This is probably the case...

----------------------------------------------

All good insights here. I personally tend to be a "gapper" and pretty much align with JohnCW's view.

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Old 03-06-2014, 04:11 PM   #21
markk53
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Originally Posted by tommysmothers View Post
RR,

Most of the riders that, "ride 10% faster than traffic" are probably doing so on multi-lane highways or freeways.

Around here (DC Metro area), riding at the average speed of traffic means you will be surrounded on all four sides by 2 ton cages. They stack up behind each other and "drone" along.

Riding faster keeps you away from them, and also keeps you more engaged with the task at hand.

Yeah, when I am off on the two lane fun stuff it's more like 30-50% faster!
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Old 03-06-2014, 06:24 PM   #22
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I don't want to pass everyone, just the one in front of me.
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Old 03-06-2014, 06:36 PM   #23
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It depends...
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Old 03-06-2014, 07:19 PM   #24
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Bluhduh How fast do indeed to go Doc? 1.21 gigiwatts Marty

20% faster and on 1 wheel! 50% less exposure.
Do you think by going faster you somehow shrink space and time? You occupy the same space always.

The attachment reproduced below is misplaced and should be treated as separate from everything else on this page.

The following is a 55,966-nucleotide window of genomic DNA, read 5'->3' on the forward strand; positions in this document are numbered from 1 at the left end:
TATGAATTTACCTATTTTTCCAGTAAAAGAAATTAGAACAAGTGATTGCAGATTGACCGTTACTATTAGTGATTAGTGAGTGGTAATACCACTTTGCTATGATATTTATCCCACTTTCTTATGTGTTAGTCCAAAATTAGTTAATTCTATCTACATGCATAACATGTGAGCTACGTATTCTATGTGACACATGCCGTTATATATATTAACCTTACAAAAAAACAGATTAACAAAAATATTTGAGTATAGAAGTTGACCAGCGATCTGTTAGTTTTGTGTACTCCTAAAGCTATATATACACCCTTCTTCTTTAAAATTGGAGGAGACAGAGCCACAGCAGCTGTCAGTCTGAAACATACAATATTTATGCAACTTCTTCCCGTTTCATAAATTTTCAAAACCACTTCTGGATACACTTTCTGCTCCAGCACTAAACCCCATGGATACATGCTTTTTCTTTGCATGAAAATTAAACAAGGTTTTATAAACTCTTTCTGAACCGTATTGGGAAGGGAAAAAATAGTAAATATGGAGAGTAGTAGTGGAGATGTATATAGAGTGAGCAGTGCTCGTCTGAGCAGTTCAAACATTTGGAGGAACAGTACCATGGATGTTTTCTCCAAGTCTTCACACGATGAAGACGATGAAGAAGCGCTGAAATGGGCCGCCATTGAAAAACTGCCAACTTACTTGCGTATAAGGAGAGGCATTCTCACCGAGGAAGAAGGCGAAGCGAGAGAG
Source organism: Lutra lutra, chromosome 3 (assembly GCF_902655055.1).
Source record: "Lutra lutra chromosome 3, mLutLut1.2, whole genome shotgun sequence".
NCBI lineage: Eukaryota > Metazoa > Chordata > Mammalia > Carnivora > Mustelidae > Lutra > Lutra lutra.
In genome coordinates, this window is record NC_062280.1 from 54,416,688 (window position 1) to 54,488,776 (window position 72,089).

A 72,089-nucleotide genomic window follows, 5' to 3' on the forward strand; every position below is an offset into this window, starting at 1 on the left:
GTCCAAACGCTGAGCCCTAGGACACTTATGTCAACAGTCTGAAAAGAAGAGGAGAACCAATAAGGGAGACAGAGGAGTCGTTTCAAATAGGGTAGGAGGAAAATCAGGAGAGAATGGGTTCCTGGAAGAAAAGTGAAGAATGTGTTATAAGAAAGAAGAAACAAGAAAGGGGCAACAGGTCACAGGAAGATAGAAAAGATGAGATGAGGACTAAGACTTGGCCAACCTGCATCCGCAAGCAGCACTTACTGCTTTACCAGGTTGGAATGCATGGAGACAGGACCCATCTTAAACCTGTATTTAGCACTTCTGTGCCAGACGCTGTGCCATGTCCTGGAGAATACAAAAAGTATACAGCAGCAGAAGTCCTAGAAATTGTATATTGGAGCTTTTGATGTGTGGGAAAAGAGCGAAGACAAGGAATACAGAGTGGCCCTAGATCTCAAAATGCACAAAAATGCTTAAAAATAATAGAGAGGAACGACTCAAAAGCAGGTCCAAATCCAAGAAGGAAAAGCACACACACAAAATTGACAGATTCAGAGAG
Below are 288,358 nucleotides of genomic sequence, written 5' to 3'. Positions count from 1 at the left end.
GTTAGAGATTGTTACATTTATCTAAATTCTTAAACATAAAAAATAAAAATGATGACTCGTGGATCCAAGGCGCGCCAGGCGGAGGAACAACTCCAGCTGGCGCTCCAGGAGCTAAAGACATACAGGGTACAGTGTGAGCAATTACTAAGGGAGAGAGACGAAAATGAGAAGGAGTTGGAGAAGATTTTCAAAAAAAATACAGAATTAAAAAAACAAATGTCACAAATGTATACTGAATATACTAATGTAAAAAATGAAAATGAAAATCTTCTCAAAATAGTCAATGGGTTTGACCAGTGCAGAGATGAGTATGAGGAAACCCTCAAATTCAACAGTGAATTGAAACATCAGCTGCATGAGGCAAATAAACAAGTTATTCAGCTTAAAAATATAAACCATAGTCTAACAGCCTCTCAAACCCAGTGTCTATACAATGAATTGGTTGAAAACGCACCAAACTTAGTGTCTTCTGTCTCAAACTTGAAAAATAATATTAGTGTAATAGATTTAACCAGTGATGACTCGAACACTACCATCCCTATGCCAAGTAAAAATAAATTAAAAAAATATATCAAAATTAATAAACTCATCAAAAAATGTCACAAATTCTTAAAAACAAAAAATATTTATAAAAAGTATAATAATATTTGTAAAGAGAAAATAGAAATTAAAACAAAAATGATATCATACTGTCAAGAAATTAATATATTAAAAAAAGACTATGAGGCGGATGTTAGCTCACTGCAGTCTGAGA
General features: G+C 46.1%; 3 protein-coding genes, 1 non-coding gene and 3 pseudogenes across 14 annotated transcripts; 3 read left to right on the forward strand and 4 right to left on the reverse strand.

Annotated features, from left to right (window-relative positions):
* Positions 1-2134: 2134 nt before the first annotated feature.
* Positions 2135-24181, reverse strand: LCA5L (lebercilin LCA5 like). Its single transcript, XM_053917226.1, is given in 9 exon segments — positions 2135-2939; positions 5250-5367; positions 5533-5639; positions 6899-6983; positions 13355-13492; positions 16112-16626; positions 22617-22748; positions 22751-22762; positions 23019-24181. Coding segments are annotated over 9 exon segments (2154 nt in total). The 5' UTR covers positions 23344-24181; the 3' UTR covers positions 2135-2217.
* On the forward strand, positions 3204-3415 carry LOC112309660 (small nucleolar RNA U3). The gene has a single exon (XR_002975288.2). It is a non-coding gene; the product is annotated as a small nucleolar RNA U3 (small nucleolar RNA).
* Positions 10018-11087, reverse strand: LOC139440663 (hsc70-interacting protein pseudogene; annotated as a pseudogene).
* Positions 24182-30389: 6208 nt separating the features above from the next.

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Old 03-06-2014, 07:38 PM   #25
Al Goodwin
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My dad taught me this year's ago while following him through Chattanooga. He said go faster than all the other traffic, they way you can focus only on traffic to the front.

Made sense to me, and it works. We're not talking about a 30mph difference here, but just a touch faster than the next fastest traffic makes riding much safer.
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Old 03-06-2014, 09:15 PM   #26
gearheadE30
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Originally Posted by Al Goodwin View Post
My dad taught me this year's ago while following him through Chattanooga. He said go faster than all the other traffic, they way you can focus only on traffic to the front.

Made sense to me, and it works. We're not talking about a 30mph difference here, but just a touch faster than the next fastest traffic makes riding much safer.